Nowadays casual listeners would be forgiven for thinking that house is about clumsily combining ridiculously obvious samples with beats damper than a trip to Atlantis. It’s a trend that began to bubble last year, spurred on by Sigala’s juvenile Michael Jackson-sampling chart-topper ‘Easy Love’, and fired full steam ahead on pumping cylinders of ham-fisted production in 2016.
Tracks have breached the upper chart slots with blasphemous samples of vintage reggae, underpinning them with puerile synths and sound layers so twee they’d make a cardigan wearer weak at the knees, turning dub into a steaming dump. Iconic r’n’b vocals have also felt the lazy wrath of producers who have clumsily squashed hooks into tracks that make Jamie xx’s use of steel pans look conservative. Or worse: used them as spoken-word-sample-before-the-drop moments, a cliché more played out than a retired stage actor.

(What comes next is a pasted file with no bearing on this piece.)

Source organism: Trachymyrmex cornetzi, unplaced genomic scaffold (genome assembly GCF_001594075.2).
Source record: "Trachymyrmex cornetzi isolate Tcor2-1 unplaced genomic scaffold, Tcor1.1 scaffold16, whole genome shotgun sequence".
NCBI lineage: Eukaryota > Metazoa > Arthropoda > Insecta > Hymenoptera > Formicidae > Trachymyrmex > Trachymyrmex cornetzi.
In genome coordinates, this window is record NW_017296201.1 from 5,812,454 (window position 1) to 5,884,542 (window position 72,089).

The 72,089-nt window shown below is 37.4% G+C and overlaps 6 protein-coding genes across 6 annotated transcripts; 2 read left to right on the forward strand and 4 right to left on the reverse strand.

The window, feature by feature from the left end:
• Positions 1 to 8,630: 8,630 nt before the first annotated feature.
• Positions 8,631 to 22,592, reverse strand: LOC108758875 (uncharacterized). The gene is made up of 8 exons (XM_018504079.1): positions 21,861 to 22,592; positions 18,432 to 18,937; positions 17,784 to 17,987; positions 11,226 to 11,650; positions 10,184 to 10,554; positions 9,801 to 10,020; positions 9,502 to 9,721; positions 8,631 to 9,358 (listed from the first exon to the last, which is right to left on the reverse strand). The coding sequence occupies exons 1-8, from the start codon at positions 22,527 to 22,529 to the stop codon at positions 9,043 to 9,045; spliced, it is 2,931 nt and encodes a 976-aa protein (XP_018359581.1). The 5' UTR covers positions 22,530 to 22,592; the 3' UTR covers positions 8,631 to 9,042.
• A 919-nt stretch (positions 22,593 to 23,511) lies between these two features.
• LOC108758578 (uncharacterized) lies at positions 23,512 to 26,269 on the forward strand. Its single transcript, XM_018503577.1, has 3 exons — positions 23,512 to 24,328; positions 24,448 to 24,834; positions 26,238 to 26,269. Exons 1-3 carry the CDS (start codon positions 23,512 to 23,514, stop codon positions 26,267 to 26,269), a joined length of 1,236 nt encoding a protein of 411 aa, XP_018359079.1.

The heavy sampling rife in this music is at best uninspired, and at worst, appropriation. There’s about as much talent in constructing half a song around a ready-made classic chorus as there is in preparing a Pot Noodle. It’s a wonder how the scene of predominantly white males is able to make these cynical cash grabs with their hands clutching so tightly to the coattails of recognisable bangers by black artists. This is music for people with no interest in creativity, who enjoy their repackaged nostalgia trips to be served tepid with a side order of bland. Presumably deriving enough excitement from the sand-covered, half-naked models posing as YouTube backdrops.